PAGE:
Airport loos and flight lounge loos, I reckon they are the worst ones, closely followed by upmarket hotels.
What am I referring to?
The taps in the washrooms. Why do they make them so difficult to turn on and off and to blow dry your hands? Do we really need the customer experience to be that difficult?
No, we don’t.
Look, I admit I am both technically and technologically challenged. You won’t find me fixing things around the home with MacGyver like ability.… But I’m not alone in feeling this way, as I discovered when reading an article by US author and speaker Jay Baer on How hotels create a WTF customer experience.
In it he explains that some years ago when he first started his blog, each time he visited a hotel he would post a picture of the shower controls. He began this adventure after feeling the need to actually phone down to the front desk for instructions. I can relate to that!
More recently he stayed at a fancy hotel in Florida. I’ll let Jay Baer explain:
“A quick glance into the shower became a double-take, as there seemed to be a surplus of knobs and options. I flashed back to my long-ago call to the front desk for a shower step-by-step. But upon further review this time I found … A-HA! A TREASURE MAP!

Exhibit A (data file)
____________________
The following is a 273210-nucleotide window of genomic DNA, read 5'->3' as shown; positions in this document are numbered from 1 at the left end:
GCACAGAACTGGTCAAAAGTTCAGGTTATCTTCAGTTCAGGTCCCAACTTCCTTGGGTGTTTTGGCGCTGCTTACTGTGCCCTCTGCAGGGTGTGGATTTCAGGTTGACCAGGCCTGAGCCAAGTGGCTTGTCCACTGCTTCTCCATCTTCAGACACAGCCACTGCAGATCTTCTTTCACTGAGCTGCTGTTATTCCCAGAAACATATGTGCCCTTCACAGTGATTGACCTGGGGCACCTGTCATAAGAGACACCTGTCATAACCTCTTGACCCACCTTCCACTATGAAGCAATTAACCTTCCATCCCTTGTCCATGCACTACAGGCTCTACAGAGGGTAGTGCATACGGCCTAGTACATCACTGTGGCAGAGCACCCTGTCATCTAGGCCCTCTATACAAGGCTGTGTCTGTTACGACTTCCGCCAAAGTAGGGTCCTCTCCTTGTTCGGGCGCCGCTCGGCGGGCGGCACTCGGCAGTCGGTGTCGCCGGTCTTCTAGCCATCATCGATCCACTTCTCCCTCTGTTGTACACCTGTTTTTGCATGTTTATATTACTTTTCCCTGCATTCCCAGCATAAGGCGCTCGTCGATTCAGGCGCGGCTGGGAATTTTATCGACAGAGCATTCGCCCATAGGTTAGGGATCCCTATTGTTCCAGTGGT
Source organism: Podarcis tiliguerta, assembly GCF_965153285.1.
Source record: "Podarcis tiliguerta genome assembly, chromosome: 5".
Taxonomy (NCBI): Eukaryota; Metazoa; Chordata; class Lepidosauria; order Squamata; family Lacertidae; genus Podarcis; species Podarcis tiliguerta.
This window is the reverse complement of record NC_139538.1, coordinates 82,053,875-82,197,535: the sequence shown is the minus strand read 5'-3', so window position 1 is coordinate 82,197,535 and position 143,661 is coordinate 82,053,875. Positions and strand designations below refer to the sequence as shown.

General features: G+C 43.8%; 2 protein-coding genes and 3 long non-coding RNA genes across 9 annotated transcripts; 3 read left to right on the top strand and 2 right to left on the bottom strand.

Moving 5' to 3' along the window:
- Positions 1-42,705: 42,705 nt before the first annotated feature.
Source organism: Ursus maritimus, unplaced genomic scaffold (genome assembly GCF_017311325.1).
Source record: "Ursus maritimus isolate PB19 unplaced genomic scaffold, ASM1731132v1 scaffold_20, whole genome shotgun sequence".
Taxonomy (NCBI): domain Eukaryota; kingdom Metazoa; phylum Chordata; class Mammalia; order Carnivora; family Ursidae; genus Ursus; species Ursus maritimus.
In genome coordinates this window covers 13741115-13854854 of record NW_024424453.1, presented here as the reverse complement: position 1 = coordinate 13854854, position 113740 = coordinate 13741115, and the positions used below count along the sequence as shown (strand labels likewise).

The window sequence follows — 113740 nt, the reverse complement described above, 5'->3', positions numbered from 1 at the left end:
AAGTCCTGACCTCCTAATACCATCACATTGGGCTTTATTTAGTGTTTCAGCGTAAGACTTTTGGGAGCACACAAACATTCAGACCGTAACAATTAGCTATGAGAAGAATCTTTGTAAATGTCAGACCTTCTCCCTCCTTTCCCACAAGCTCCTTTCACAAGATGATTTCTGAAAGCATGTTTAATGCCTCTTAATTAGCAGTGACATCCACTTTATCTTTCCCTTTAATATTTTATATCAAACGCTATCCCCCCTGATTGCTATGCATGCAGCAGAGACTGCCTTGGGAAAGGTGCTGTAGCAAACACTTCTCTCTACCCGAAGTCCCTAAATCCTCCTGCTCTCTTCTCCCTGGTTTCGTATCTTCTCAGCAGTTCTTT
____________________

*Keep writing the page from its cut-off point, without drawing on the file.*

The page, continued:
“It is reasonable for you to be thinking at this very moment, ‘Why didn’t they just change the shower controls?’ I suspect this is another in an endless line of customer experience decisions made based on short-term budget thinking, rather than intermediate and long-term customer satisfaction.
“I present for you here the actual treasure map:
“Again, I’m not super mechanical or anything, but the Treasure Map wasn’t particularly helpful, especially when I was confronted with the actual shower controls… Even with the map, I alternated between being scalded and frozen!”
As Jay Baer concludes, it’s safe to say that if you need a sign, plus printed instructions on the valve to operate the shower, the shower itself is a poorly designed and chosen customer experience.
The Lesson: Customers don’t want more effort. They don’t want you to create more stress in their lives. They want you to reduce the effort and in so doing to enhance their experience.